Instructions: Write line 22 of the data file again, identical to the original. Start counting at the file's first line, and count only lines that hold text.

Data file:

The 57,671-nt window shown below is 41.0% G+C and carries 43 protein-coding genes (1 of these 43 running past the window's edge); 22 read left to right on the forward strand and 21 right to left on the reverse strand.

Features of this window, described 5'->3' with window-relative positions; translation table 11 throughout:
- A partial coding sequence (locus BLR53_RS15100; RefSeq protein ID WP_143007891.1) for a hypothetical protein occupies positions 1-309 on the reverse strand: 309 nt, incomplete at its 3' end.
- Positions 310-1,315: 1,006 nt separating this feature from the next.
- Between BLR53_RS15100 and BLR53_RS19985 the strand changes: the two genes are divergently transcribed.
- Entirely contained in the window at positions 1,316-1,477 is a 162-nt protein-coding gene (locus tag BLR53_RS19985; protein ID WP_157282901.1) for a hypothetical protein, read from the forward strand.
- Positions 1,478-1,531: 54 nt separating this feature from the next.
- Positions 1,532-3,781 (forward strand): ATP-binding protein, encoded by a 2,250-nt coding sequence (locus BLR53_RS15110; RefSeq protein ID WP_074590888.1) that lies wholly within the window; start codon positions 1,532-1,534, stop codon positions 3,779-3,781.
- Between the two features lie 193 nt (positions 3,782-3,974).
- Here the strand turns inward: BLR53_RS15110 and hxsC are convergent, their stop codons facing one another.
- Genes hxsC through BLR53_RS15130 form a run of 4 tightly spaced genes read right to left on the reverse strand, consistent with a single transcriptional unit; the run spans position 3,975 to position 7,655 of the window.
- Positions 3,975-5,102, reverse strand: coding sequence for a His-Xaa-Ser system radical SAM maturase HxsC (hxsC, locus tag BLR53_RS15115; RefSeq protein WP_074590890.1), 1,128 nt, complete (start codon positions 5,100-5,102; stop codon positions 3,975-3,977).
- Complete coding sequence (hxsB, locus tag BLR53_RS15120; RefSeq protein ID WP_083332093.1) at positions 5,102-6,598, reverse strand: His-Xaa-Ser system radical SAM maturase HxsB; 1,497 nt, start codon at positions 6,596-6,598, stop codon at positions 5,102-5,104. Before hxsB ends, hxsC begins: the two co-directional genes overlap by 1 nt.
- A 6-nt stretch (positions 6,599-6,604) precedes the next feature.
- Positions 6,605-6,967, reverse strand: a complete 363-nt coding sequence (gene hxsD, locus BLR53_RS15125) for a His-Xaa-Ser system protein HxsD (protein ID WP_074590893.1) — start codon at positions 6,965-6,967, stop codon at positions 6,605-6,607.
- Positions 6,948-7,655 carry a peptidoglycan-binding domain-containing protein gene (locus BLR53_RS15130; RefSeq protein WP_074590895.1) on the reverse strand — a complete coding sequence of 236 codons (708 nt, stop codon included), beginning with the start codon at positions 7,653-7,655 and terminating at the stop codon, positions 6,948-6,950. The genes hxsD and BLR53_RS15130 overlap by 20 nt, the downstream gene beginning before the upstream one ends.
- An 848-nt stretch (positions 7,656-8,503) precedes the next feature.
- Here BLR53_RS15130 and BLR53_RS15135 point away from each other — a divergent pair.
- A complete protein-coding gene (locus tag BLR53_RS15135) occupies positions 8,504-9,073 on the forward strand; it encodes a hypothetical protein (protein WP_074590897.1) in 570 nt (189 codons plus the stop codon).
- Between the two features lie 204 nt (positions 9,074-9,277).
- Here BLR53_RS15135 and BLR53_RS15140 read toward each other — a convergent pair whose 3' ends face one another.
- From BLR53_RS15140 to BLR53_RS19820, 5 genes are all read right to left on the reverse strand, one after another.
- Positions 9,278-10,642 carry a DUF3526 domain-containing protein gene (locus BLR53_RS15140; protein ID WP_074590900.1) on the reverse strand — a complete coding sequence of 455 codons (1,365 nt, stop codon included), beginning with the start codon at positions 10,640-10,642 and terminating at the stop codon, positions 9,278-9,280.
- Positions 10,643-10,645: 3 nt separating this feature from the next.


- From BLR53_RS15140 to BLR53_RS19820, 5 genes are all read right to left on the reverse strand, one after another.